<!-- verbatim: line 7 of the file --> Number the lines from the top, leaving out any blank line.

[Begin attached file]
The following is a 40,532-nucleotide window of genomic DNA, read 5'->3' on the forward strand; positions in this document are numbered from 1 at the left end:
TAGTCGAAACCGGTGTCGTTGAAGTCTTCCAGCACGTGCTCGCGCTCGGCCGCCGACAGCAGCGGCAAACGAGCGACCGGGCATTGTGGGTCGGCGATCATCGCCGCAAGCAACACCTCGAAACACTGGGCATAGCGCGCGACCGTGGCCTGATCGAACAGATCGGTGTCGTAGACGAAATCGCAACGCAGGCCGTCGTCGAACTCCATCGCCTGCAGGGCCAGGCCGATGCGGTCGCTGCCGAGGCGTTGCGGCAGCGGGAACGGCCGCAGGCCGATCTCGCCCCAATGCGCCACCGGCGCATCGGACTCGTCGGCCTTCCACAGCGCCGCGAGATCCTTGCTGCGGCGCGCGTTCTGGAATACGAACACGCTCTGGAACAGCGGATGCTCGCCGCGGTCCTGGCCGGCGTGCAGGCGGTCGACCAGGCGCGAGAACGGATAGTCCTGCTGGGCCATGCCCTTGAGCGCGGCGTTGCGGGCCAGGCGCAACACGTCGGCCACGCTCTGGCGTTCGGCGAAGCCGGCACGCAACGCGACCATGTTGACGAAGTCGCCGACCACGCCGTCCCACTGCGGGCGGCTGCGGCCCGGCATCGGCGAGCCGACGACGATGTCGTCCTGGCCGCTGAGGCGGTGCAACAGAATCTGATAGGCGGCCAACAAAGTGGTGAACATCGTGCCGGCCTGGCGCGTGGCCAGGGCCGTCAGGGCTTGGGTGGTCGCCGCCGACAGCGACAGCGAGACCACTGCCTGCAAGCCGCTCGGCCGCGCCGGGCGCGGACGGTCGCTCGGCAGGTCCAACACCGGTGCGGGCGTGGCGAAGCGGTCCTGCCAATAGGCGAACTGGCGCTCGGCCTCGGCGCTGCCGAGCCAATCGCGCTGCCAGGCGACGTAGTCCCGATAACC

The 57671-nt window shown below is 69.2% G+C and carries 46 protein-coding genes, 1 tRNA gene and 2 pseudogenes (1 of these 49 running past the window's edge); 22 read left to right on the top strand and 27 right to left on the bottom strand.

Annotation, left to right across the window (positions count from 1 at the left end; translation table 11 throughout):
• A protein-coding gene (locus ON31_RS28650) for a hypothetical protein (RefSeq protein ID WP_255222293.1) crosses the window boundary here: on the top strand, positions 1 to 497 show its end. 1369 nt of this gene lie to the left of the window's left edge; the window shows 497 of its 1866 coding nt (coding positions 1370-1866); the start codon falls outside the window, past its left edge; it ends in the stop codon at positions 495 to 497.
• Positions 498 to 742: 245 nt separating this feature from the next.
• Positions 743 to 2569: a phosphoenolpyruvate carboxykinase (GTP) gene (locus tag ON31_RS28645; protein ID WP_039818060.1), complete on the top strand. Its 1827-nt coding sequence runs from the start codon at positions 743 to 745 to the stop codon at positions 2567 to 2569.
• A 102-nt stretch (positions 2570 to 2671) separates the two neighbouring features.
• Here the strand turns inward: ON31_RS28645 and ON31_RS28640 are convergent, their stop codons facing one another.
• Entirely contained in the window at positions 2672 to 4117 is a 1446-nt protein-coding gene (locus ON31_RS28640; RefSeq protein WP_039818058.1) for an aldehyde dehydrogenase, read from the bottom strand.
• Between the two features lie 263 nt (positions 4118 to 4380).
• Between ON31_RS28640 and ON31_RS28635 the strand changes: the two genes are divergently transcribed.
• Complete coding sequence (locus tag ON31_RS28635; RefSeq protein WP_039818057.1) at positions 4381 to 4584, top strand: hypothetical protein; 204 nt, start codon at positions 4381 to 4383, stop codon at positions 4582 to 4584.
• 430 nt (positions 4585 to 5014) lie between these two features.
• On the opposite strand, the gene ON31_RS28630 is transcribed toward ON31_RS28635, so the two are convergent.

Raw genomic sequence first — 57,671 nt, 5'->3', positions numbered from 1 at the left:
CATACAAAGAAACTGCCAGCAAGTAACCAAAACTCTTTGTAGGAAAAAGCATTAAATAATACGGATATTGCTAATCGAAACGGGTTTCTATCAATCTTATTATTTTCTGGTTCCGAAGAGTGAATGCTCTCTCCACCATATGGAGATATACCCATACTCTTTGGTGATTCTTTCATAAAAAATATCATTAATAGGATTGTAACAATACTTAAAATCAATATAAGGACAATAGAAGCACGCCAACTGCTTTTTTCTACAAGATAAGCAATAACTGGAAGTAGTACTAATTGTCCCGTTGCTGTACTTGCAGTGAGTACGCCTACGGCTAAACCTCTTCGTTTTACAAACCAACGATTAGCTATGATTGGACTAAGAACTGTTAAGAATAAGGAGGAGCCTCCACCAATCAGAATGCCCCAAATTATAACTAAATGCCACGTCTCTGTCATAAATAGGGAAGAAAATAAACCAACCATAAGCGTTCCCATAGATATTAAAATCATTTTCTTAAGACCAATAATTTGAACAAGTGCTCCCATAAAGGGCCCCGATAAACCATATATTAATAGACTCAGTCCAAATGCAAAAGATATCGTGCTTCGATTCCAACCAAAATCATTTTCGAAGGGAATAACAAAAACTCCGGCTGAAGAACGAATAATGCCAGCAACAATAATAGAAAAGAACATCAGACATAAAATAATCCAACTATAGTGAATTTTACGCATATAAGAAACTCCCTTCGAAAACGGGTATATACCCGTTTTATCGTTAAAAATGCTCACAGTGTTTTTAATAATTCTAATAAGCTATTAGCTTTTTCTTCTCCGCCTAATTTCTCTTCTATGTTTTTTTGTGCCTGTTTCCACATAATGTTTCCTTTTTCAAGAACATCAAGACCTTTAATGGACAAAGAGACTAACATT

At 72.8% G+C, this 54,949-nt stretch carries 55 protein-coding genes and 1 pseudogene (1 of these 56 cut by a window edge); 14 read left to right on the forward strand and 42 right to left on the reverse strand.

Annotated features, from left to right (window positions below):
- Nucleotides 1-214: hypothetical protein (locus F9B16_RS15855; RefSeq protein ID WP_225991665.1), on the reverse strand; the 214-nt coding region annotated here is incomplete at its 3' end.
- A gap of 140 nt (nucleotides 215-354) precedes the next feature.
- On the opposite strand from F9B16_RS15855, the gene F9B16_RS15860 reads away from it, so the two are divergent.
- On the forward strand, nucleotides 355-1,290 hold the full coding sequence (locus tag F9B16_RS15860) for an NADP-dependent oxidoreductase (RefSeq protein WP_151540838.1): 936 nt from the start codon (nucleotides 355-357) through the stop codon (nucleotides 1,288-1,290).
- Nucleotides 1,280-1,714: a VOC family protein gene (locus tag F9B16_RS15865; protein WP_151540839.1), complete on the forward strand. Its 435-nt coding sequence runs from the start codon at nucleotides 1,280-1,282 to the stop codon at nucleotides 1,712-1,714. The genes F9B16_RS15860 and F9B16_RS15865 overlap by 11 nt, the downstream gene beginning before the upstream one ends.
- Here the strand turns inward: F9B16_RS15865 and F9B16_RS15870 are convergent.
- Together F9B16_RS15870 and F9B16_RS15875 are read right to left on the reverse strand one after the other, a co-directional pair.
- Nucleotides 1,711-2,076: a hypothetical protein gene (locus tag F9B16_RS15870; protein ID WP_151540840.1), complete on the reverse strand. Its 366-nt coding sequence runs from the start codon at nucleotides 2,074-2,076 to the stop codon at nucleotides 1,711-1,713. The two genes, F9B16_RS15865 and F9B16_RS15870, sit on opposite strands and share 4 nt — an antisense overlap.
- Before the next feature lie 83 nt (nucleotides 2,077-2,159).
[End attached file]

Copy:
• Positions 743 to 2569: a phosphoenolpyruvate carboxykinase (GTP) gene (locus tag ON31_RS28645; protein ID WP_039818060.1), complete on the top strand. Its 1827-nt coding sequence runs from the start codon at positions 743 to 745 to the stop codon at positions 2567 to 2569.